Belarus Olympic Athlete Seeks Asylum In EU


By Stefan J. Bos, Chief International Correspondent

(Worthy News) – A Belarusian Olympic athlete who criticized her nation’s authoritarian leadership and coaches wants asylum in a nation, learned Sunday.

Sprinter Krystsina Tsimanouskaya said Sunday she avoided getting on a plane home from Tokyo after being taken to the airport against her will.

She confirmed that she had sought protection from Japanese at Tokyo’s Haneda airport.
“I will not return to Belarus, ” she said in published remarks.

A source at the Belarusian Sports Solidarity Foundation, which supports athletes jailed or sidelined for their political views, said Tsimanouskaya would seek asylum in or Austria on Monday.

Belarus, a former Soviet state, is run with a tight grip by President Alexander Lukashenko. In power since 1994, he faced a wave of last year, which some athletes joined.

Tsimanouskaya ran in the women’s 100 meters heats on Friday and was scheduled to run in the 200 meters heats on Monday, along with the 4×400 meters relay on Thursday

COACHES NEGLIGENCE

The athlete told she was removed from the team due “to the fact that I spoke on my [social networking service] Instagram about the negligence of our coaches.”

Tsimanouskaya had complained on Instagram that she was entered in the 4×400 meters relay after some team members were found to be ineligible to compete at the Olympics.

“Some of our girls did not fly here to compete in the 4×400 meters relay because they didn’t have enough doping tests,” Tsimanouskaya said.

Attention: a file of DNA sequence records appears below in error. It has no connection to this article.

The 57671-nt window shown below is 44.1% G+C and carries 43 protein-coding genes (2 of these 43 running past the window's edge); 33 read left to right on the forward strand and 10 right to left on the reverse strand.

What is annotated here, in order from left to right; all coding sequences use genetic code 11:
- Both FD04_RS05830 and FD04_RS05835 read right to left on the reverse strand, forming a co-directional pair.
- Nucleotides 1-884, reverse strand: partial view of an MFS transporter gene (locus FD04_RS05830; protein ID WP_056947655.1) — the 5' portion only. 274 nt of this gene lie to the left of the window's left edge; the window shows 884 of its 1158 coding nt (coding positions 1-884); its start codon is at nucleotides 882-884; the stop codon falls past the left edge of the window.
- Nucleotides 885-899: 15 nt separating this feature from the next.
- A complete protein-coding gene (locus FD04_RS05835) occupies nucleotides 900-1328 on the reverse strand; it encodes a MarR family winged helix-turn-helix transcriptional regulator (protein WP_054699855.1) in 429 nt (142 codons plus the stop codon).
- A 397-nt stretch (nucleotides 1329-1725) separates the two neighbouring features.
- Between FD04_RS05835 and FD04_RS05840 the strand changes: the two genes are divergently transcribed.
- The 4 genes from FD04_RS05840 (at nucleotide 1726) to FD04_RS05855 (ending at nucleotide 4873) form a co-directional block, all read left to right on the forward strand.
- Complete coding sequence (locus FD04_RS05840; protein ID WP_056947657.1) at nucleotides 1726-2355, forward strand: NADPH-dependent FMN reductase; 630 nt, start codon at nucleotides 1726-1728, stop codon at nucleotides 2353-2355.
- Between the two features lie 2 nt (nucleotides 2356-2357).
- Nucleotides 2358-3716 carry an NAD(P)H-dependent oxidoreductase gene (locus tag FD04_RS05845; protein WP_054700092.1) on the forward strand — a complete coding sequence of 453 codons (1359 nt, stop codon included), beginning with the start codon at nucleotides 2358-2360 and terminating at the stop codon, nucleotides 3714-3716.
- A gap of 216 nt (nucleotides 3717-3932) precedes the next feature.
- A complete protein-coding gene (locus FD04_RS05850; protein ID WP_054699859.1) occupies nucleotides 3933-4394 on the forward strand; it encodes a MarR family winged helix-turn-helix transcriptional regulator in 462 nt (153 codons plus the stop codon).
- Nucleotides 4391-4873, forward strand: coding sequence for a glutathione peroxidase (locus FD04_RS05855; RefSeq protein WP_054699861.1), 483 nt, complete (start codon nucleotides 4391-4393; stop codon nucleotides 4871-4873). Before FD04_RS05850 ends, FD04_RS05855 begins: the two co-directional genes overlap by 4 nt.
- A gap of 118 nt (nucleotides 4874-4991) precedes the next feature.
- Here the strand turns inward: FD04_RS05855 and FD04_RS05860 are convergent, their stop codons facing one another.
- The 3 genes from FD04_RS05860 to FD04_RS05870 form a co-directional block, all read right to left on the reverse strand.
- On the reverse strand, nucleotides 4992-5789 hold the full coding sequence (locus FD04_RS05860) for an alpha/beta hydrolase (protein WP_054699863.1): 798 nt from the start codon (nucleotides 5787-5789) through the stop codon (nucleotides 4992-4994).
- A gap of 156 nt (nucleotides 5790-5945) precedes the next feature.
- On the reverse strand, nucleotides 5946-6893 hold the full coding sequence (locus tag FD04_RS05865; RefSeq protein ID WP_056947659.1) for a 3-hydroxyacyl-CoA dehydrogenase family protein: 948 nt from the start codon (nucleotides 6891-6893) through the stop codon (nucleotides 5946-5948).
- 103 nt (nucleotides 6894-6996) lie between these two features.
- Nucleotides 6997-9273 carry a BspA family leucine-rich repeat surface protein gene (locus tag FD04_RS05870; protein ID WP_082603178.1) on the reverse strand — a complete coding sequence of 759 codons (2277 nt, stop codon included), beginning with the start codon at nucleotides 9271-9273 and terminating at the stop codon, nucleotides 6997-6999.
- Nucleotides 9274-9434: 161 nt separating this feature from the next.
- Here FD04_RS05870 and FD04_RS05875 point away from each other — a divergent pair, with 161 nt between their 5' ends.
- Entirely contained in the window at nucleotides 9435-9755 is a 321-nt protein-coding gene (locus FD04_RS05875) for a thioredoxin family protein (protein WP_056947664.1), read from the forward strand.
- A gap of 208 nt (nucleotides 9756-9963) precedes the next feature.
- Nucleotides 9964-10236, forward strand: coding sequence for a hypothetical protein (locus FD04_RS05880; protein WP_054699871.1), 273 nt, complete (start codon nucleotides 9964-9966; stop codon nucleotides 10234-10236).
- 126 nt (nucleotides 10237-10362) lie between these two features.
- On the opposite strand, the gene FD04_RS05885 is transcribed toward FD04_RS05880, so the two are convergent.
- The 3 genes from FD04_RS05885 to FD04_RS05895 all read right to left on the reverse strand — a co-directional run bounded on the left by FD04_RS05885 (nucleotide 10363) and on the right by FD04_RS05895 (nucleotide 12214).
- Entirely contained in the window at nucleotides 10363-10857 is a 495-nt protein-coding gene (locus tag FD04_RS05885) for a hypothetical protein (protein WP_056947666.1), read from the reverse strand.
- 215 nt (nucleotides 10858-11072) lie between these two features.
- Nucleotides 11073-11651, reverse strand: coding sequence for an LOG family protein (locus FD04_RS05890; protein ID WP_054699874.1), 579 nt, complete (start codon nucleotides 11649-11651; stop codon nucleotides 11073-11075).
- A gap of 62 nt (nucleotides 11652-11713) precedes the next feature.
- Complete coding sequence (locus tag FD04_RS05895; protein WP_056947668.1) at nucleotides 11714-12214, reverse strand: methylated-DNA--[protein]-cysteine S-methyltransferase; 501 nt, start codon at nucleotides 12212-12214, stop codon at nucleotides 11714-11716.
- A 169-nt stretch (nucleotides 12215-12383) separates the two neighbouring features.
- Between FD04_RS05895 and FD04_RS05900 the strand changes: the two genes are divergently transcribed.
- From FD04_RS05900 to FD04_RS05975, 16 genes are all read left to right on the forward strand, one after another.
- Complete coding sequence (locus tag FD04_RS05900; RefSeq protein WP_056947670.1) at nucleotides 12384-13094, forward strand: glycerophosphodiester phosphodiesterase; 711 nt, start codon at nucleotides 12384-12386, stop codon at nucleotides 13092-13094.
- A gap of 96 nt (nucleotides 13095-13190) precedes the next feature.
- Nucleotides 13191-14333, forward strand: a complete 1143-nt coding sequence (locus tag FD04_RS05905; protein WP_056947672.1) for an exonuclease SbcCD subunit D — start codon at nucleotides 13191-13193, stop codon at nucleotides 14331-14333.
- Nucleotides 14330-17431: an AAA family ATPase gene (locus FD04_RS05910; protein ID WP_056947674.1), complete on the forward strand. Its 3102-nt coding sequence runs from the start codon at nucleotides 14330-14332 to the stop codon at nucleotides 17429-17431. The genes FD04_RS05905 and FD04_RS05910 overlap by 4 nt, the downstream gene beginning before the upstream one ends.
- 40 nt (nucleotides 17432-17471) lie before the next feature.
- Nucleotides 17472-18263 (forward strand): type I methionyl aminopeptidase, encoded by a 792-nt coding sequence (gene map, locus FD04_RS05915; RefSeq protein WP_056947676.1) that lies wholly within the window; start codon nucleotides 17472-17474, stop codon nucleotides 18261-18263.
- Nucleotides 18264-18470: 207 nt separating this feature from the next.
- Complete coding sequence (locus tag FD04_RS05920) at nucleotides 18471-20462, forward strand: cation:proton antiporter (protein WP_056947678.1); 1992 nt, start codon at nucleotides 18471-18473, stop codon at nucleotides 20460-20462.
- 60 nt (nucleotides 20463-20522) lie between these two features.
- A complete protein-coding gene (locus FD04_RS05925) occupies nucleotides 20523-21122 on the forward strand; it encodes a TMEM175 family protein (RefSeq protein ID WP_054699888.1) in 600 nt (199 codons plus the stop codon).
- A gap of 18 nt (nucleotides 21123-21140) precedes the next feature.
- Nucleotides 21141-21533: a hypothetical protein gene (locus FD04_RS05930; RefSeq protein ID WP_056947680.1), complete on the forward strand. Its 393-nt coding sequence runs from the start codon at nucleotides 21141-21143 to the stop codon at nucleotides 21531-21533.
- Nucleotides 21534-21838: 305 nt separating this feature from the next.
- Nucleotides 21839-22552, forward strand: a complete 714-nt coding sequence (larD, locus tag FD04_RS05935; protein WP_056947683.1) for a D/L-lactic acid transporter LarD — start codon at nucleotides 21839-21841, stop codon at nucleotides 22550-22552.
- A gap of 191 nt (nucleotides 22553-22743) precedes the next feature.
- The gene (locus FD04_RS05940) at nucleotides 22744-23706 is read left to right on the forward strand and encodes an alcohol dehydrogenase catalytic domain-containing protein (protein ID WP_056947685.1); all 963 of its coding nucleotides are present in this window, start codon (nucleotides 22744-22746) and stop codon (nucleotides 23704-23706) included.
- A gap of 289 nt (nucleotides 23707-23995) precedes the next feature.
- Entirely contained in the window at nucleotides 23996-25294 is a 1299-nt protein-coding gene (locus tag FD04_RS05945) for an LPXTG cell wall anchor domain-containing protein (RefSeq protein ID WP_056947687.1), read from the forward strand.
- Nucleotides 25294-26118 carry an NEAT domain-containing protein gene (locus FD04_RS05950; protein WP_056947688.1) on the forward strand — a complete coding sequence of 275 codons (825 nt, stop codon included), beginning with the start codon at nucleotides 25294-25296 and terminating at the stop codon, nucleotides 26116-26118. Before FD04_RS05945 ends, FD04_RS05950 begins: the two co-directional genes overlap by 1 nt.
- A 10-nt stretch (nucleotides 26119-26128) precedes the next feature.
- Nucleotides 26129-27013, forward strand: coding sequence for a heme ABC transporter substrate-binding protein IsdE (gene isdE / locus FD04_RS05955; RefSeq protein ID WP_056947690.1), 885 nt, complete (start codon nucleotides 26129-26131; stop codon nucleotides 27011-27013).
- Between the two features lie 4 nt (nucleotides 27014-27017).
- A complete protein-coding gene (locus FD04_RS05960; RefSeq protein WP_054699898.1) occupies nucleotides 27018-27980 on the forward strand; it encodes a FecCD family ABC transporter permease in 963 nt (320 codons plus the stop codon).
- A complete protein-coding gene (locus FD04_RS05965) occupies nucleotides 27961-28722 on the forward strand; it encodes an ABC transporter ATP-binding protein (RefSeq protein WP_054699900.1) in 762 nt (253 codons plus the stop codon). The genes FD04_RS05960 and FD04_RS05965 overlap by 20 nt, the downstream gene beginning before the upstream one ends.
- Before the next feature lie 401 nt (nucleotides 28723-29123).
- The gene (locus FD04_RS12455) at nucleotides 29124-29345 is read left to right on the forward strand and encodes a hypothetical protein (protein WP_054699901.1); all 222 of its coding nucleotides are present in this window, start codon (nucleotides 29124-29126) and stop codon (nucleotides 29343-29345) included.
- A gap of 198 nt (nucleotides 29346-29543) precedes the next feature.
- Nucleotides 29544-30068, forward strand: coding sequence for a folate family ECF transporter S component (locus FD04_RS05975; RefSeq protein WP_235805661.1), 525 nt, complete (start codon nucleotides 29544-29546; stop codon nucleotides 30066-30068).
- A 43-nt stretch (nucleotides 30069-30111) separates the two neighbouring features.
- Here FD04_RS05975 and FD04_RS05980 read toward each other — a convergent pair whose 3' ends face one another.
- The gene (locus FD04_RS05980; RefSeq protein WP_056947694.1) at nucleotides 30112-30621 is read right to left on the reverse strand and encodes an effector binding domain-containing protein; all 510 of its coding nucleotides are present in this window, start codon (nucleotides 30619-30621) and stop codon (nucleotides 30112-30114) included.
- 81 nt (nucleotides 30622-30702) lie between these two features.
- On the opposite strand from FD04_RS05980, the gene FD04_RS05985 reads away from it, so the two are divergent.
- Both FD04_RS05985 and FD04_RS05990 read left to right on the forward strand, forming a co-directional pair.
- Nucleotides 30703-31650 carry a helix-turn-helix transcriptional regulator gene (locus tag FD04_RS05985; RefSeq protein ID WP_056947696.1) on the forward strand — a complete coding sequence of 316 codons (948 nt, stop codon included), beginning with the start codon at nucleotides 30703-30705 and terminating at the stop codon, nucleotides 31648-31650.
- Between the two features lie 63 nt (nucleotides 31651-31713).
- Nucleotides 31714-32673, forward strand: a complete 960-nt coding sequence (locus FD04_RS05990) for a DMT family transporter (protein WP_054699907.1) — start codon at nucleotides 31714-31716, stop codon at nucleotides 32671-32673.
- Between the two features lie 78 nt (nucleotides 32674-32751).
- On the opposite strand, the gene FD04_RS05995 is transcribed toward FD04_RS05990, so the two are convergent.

“And the coach added me to the relay without my knowledge. I spoke about this publicly. The head coach came over to me and said there had been an order from above to remove me.”

Authorities were quick to deny wrongdoing. The Belarusian Olympic Committee said coaches had decided to withdraw Tsimanouskaya from the Games on doctors’ advice about her “emotional, psychological state.”

Tsimanouskaya is the latest prominent athlete targeted by authorities in Belarus. Though elite athletes rely mainly on government funding, some prominent Belarusian athletes joined the anti-government protests. Several were jailed, including Olympic basketball player Yelena Leuchanka and decathlete Andrei Krauchanka.

LOSING JOB

Others lost their state employment or were kicked off national teams for supporting the opposition.

During the Cold , scores of sportspeople and cultural figures defected from the Soviet Union and its satellite states during overseas competitions or tours.

But observers say that the freedom of travel that came with the 1991 fall of the Soviet Union saw the need for such dramatic acts dwindle.

However, Tsimanouskaya is among an increasing number of young people fleeing Belarus amid an ongoing government crackdown on dissent and protests.

The country’s President Alexander Lukashenko said over the weekend that he was considering inviting Russian soldiers “if necessary for the ” of Belarus and neighboring .

Lukashenko had been described as Europe’s “last dictator” by the and other countries.

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